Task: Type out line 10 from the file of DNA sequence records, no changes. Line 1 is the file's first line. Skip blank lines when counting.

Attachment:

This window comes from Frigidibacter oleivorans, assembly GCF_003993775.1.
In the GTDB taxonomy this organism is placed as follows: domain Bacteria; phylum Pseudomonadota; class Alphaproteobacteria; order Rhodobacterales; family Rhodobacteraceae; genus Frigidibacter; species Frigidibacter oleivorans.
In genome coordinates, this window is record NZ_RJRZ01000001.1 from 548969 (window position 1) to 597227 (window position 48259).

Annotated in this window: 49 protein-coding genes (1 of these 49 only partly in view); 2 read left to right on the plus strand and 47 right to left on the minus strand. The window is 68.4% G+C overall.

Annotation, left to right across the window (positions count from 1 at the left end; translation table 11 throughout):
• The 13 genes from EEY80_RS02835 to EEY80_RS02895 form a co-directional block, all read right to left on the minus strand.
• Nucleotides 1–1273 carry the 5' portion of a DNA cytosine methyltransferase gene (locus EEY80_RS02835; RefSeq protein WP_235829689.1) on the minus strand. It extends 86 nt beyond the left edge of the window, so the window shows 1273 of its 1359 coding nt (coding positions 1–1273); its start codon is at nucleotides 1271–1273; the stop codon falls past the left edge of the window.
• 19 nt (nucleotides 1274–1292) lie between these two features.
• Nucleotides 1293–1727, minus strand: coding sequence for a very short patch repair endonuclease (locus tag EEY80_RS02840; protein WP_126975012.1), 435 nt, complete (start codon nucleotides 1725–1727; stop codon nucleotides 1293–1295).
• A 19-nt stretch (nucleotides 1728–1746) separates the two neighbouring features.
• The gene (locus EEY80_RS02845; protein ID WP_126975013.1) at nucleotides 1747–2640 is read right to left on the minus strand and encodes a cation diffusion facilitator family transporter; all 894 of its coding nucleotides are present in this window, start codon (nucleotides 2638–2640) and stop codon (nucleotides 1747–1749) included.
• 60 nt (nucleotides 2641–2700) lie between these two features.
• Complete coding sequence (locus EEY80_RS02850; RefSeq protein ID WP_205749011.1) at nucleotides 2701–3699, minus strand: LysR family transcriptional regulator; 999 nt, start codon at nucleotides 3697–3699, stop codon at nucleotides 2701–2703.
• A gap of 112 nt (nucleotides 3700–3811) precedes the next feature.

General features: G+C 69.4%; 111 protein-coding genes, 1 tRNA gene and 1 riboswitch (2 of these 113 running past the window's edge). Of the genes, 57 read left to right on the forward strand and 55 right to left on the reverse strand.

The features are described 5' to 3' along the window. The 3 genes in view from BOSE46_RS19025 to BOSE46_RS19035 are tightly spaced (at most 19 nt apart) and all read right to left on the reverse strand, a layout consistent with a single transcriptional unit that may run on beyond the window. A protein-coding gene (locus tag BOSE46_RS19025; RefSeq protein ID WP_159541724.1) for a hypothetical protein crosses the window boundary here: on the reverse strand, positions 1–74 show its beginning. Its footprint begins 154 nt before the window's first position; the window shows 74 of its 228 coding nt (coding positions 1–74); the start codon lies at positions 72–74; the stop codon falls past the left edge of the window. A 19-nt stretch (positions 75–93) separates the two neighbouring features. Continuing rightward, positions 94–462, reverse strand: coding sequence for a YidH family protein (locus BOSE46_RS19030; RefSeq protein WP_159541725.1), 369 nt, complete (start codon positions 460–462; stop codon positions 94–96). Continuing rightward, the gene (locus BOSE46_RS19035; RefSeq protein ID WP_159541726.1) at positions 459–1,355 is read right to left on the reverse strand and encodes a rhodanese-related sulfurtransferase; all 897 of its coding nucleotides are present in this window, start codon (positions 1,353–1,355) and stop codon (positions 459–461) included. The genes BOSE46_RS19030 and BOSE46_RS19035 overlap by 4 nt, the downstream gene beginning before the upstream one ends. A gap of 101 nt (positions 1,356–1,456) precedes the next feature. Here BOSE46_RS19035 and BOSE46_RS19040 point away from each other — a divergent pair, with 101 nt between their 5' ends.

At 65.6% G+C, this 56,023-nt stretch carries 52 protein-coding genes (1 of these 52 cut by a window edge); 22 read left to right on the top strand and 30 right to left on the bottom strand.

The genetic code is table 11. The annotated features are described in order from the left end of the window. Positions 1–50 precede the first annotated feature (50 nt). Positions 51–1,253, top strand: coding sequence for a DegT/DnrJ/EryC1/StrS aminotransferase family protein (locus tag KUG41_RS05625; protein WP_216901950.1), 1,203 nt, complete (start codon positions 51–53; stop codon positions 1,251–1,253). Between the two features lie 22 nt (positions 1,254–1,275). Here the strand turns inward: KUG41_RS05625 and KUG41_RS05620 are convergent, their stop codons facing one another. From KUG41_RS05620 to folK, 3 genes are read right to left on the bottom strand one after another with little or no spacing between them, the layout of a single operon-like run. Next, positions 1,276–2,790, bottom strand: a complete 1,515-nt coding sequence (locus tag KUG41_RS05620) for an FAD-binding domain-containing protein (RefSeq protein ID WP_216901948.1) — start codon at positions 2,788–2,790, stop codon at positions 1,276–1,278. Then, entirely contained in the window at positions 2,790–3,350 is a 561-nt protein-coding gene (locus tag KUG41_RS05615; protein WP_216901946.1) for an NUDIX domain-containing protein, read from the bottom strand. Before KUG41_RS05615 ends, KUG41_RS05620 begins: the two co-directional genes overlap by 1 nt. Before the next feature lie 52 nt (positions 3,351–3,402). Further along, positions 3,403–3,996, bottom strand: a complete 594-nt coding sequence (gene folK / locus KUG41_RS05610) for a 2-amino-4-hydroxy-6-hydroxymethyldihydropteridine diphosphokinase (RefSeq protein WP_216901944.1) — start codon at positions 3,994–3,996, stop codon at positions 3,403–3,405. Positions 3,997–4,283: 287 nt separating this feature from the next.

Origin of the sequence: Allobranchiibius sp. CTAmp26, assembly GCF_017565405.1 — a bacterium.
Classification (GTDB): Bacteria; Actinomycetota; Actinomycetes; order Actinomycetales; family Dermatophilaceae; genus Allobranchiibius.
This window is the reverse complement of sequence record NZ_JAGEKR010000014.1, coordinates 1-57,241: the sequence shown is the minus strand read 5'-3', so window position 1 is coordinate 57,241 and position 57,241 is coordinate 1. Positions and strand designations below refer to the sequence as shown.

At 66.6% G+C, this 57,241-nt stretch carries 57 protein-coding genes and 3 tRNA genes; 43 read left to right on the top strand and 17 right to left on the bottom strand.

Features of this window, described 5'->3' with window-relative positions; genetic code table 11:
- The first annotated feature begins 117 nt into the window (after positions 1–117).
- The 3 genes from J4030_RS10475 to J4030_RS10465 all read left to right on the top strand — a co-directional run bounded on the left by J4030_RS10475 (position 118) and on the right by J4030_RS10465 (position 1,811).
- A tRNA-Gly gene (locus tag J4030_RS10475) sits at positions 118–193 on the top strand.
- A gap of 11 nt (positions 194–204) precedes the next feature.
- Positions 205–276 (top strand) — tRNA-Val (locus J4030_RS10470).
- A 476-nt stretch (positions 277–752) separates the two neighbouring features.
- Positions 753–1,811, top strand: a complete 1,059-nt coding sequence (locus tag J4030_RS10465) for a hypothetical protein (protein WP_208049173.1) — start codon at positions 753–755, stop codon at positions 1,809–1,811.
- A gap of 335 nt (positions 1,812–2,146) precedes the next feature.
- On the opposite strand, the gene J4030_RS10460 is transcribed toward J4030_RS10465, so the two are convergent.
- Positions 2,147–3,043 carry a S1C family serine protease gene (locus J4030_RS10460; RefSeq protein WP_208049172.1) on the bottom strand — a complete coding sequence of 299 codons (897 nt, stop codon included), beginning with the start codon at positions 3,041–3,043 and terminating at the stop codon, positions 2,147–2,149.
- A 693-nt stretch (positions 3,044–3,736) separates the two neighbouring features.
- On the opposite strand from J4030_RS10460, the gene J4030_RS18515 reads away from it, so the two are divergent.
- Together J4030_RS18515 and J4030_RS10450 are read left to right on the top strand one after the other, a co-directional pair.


• A 19-nt stretch (nucleotides 1728–1746) separates the two neighbouring features.